Common Elements of Developmental Education Policies
This policy brief identifies common elements of developmental education policies at the system and state levels: college readiness assessments, assessment cut scores, multiple measures for course placement, innovative course models and reporting systems.
For many students, developmental education is the largest obstacle to college success, hindering progress before they ever enroll in a college-level course. Research shows that less than 10 percent of students placed in developmental education at community colleges complete their degree within three years, and only 35 percent of four-year college students in developmental education go on to graduate within six years. These outcomes can leave students with mounting educational debt and no degree to show for their work.
As a result, postsecondary practitioners and researchers have been re-examining and challenging many traditional elements of developmental education from placement strategies to the sequence of courses that students must take. Policymakers are taking note of the research and considering new policies at the institutional, system, and state levels.
This policy brief aims to help state policymakers and postsecondary leaders learn about policies that shape developmental education and how changes become codified. The policy examples reviewed demonstrate how states and postsecondary systems guide student assessment and placement into either college-level courses or developmental courses, encourage best practices with new instructional methods and establish accountability. Across the states, these policies address:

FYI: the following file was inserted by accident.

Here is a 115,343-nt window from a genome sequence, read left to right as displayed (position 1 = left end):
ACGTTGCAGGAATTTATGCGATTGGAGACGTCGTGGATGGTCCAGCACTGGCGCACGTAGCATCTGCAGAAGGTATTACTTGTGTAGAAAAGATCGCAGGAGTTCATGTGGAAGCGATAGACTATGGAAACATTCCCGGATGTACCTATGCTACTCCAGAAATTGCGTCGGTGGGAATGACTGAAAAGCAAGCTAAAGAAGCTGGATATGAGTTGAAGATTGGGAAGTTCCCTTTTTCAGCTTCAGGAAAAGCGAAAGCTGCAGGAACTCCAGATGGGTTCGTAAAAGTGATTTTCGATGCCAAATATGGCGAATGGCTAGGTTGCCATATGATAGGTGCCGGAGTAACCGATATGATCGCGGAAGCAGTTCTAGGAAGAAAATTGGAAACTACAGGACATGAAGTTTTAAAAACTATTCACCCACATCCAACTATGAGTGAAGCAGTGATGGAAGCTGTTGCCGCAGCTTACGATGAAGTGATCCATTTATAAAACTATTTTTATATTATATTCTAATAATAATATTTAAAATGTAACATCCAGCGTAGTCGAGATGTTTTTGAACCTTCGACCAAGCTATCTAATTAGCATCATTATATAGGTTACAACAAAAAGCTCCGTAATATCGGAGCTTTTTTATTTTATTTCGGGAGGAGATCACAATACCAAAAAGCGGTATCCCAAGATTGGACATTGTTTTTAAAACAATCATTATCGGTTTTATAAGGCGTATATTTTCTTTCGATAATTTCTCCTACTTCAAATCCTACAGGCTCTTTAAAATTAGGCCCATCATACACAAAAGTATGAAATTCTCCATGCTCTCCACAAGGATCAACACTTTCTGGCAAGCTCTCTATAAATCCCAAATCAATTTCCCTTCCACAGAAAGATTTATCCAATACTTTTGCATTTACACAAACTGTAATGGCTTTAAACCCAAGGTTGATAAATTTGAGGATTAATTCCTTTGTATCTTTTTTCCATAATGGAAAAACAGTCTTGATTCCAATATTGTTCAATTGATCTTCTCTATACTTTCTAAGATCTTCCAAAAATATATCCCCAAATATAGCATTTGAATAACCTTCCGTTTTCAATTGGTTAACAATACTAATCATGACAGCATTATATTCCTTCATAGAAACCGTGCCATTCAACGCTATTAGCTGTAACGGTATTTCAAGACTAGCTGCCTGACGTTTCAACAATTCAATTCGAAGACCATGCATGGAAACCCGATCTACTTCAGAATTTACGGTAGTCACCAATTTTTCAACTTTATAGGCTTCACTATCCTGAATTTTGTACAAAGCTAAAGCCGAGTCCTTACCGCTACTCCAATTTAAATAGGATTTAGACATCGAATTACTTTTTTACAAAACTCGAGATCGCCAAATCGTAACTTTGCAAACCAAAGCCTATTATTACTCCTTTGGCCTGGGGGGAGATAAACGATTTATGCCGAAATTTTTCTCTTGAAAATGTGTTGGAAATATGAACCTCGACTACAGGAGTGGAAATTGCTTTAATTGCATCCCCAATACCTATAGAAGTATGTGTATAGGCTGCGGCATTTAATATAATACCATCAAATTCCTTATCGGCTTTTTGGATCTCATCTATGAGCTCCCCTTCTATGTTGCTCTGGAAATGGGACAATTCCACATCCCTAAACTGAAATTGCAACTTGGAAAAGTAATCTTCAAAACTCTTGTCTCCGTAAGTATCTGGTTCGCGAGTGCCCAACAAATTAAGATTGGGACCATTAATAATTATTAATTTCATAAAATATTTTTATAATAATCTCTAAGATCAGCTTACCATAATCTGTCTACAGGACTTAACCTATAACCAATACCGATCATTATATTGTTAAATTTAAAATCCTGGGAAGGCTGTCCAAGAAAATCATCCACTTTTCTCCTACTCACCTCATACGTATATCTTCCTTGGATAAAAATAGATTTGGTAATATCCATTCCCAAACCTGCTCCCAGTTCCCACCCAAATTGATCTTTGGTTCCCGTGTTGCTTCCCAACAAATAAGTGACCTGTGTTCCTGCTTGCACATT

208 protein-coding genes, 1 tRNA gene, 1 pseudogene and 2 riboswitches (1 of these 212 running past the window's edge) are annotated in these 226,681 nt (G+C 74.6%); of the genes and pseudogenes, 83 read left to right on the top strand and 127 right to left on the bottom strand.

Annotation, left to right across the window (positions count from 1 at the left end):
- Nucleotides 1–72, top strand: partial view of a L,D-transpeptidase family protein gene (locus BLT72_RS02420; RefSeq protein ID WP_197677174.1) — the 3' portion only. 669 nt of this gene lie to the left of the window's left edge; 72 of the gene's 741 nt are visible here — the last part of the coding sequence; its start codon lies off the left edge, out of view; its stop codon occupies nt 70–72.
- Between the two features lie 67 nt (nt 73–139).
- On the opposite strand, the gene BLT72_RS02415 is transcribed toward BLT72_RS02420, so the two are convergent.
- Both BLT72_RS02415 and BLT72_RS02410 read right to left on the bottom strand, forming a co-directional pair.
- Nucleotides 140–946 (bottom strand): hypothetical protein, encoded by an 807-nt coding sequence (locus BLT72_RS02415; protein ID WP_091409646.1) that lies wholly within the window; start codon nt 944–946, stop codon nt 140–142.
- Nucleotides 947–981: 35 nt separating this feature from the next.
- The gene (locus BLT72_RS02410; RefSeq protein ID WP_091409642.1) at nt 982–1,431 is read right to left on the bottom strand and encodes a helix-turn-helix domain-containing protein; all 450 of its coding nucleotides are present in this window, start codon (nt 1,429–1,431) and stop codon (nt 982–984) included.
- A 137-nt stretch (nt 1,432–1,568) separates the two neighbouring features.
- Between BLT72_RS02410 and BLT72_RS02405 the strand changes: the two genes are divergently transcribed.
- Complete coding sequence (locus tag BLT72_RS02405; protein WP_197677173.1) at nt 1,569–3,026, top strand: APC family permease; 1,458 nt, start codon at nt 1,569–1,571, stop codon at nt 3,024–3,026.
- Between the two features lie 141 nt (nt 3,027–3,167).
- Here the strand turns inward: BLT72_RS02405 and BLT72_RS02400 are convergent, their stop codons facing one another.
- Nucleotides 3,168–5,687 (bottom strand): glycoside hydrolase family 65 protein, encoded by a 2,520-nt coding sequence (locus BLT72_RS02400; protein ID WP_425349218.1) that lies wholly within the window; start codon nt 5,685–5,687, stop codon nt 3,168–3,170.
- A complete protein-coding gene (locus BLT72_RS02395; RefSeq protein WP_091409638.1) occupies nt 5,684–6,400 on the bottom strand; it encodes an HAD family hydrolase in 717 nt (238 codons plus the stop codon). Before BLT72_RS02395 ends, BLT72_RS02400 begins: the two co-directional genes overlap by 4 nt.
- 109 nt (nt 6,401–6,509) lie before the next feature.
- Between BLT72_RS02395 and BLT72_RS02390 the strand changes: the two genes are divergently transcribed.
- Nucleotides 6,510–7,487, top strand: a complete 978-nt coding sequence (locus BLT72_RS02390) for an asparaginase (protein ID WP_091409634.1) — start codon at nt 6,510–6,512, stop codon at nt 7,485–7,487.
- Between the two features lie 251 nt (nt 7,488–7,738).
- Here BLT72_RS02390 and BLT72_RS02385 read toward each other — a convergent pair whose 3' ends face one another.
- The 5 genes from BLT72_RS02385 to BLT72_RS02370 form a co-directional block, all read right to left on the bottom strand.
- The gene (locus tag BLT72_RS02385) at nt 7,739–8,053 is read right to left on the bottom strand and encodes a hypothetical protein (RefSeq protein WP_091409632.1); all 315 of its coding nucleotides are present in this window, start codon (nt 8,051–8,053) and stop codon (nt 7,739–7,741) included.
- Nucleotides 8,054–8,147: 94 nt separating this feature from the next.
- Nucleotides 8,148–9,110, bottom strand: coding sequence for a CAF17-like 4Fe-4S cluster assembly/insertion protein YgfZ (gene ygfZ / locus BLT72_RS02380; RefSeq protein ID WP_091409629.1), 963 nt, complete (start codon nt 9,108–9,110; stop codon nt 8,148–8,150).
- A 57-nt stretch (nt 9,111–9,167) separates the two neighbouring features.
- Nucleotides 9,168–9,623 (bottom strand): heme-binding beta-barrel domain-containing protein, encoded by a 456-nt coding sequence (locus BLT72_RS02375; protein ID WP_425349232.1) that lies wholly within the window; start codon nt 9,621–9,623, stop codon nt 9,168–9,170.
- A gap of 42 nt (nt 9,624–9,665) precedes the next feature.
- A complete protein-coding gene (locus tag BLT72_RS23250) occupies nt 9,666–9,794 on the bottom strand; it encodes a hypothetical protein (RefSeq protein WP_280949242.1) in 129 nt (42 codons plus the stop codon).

- College readiness assessments
- Assessment cut scores
- Multiple measures for course placement
- Innovative course models
- Reporting requirements
This policy brief identifies common elements of developmental education policies at the state and systems levels. It is a well-structured, easy to understand view of important elements, poses useful questions for educators to consider, and provides a cross section of approaches from fifteen other states on how they are dealing with the same issues. The brief is a functional and practical resource for those adult educators currently involved or planning to be involved in developmental education.
The authors deserve credit for a concise, well-organized, and clearly-written article. Together with its embedded links, the article provides useful information and questions to help teachers and administrators evaluate and revise practice in the areas of assessment, placement, and course offerings. It also offers ABE and ASE teachers a quick overview of new developments in community college education that are relevant to them and their learners.
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